What Plants Benefit From Chicken Manure Pellets?

Chicken manure is excellent for plants – it contains large amounts of nutrients that are essential for good, healthy plant development. However, not all plants have the same nutrient requirements, so some may benefit more than others. What plants benefit from chicken manure pellets? Let’s find out!

What Plants Benefit From Chicken Manure Pellets?

Is Chicken Manure Pellets Good For Tomatoes

The vast majority of plants need a little extra helping hand in the form of fertiliser once in a while, and chicken manure is a great fertiliser.

However, plants’ nutrient needs are different, and some benefit more from chicken manure pellets than others:

  • Blackcurrants
  • Fruit trees
  • Spinach
  • Lettuce
  • Tomatoes
  • Arugula

These plants, and those that have strong leafy growth, will really benefit from some chicken manure pellets.

Bear in mind that chicken manure pellets are best for those plants that have strong leafy growth, while fruiting plants may not show such great results.

You should not spread the pellets in the holes where your plants are to go; having chicken manure pressed up against the root ball can damage the plants.

Sprinkle them even over the surface of plants that need a little extra boost of nutrients, and you can also top dress the soil around plants that are looking yellow and sickly.

Spreading chicken manure pellets over your garden beds, whatever you are growing in them, is a great thing to do at the very end or right at the beginning of the growing season.

Just make sure you allow enough time for the pellets to decompose into the soil, so that they don’t affect the roots of your baby plants.

If you want to know a little more about chicken manure pellets, have a look at this short video:

Are Chicken Manure Pellets Good For Tomatoes?

Chicken manure pellets offer a good amount of nitrogen to help your tomato plants, and it also contains smaller amounts of Phosphate and Potash as well, which is good for fruiting plants.

Your tomato plants will flourish in a bed that has been fertilised with chicken manure pellets, but you will need to take care with how you apply it.

For best results, dig the fertiliser into the soil at the beginning of the growing season, before you have planted your tomatoes.

Always ensure that you don’t put the pellets directly into the holes where you will place your tomato plants, as it can burn the young roots.

If you discover that your tomato yield is not as good as it has been before, it may be time to put the pellets down for a year.

The nitrogen is very good for leaf growth but too much of it can affect fruit growth, so you may wish to go for a biannual application of chicken manure pellets.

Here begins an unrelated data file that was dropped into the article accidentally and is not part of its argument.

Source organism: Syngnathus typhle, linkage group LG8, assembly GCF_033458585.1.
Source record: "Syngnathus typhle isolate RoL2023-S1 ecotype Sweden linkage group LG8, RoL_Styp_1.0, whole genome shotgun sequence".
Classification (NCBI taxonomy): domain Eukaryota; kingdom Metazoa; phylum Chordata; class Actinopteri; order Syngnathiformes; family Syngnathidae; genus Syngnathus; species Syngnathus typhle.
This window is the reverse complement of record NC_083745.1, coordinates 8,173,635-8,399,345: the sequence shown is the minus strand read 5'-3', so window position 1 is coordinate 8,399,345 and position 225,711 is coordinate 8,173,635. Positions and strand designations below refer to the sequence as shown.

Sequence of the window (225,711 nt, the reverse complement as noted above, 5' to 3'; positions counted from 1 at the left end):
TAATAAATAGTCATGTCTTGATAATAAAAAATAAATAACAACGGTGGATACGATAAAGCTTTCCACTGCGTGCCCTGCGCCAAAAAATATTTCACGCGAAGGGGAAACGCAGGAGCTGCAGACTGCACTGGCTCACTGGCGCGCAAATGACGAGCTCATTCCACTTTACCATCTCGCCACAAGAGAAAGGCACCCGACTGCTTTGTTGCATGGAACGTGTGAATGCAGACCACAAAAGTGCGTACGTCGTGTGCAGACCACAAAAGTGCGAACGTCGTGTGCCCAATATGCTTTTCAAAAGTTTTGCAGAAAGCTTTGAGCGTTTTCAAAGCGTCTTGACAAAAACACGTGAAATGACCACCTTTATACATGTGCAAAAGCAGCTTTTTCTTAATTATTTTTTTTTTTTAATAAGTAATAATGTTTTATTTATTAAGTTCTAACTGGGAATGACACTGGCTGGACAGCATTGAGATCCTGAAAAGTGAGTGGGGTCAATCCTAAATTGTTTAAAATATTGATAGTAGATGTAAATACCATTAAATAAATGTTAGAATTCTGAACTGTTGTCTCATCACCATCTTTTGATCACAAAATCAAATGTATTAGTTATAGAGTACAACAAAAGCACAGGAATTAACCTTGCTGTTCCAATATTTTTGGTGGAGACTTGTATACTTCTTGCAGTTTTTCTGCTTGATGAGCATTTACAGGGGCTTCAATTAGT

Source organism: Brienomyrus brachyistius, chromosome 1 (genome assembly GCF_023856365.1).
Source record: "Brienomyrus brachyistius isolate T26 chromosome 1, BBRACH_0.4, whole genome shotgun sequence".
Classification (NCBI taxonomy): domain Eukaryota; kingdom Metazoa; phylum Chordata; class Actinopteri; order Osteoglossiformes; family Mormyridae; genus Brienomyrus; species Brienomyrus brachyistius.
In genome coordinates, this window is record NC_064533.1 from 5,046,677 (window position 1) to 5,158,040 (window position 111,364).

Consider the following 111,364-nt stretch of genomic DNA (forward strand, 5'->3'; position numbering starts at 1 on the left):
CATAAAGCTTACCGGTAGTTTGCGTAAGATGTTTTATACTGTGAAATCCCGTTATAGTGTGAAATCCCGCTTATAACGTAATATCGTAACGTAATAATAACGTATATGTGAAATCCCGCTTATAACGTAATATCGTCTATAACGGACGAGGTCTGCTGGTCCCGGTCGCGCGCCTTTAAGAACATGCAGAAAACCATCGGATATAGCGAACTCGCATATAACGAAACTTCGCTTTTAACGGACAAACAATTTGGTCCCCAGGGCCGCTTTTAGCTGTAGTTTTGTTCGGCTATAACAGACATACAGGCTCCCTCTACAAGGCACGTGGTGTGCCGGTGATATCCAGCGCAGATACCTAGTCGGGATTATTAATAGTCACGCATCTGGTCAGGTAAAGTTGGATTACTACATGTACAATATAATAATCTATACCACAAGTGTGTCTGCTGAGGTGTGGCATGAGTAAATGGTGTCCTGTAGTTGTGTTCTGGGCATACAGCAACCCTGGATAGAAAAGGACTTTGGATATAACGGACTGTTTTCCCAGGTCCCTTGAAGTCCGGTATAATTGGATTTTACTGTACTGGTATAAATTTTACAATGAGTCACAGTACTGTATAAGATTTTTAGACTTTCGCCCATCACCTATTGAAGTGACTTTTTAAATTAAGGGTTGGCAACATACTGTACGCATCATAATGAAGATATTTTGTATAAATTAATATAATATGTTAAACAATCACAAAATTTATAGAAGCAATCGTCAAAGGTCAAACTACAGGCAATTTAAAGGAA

Are Chicken Manure Pellets Good For All Plants?

Adding too much chicken manure pellets, even to plants that benefit from them, can cause problems.

Chicken manure is very high in nitrogen, and as such it can be a problem for plants which don’t like too much of this.

You will also need to keep an eye on the plants that are producing fruit, as the pellets will encourage leaf growth but not necessarily fruiting bodies.

Adding excessive chicken manure and encouraging leaf growth can mean that you attract more unwanted insects which like to munch on leaves!

Stick to adding chicken manure pellets to your leafy plants – salads, flowers, and particularly nutrient hungry plants, for the best results.

Applying this fertiliser is best done at the earliest part of the growing season, so the soil has a chance to absorb it before the plants are planted.

How Often To Use Chicken Manure Pellets?

Fertilising, although we have been told that it is essential for plant growth, should actually not be done too often.

But surely too much fertiliser is better than too  little, I hear you cry? Well actually, you may be wrong about this.

An excess of fertiliser can cause too much leaf growth, and in extreme cases it can burn the roots of a delicate plant.

You can have too much of a good thing, as it turns out! Chicken manure, in particular, can be quite hard for some plants to cope with.

Using chicken manure pellets is a wonderful thing for your garden, but overdoing it can be just as bad as not doing it at all.

Your best bet, when using any type of general fertiliser, is to do it before the beginning of the growing season, to allow the soil to soak up the nutrients.

I would scatter or dig in chicken manure pellets once a year, at the very end of winter or the very start of spring, for the best result.

Here’s a good article, telling you all about the benefits of chicken manure pellets.

What Plants Don’t Like Manure?

Although we may think that adding manure and fertilisers benefit all plants, this is not necessarily the case.

Some crops, like carrots for instance, actually like relatively poor soil – too many nutrients will cause the roots to try to find them in the soil, and can cause them to fork.

Parsnip are also a crop that don’t really like too much manure; for the same reason as carrots – it can turn them from long crops into many-forked ones.

Too much manure can encourage the growth of leaves, at the expense of fruits and vegetables, so it may be best avoided for the ones that need to produce crops.

Many of the Nightshade family – tomatoes, cucumbers, aubergines and peppers – don’t like to have too much manure.

They like the nutrients in the soil, but too much can encourage them to put too much effort into their leaf growth rather than their fruiting growth.

Final Words

So, there you have it – a comprehensive guide to the best plants to use your chicken manure pellets on, and which you should not use them on.

Armed with this knowledge, chances are your plants will grow like never before, and you will be the envy of everyone for miles around!

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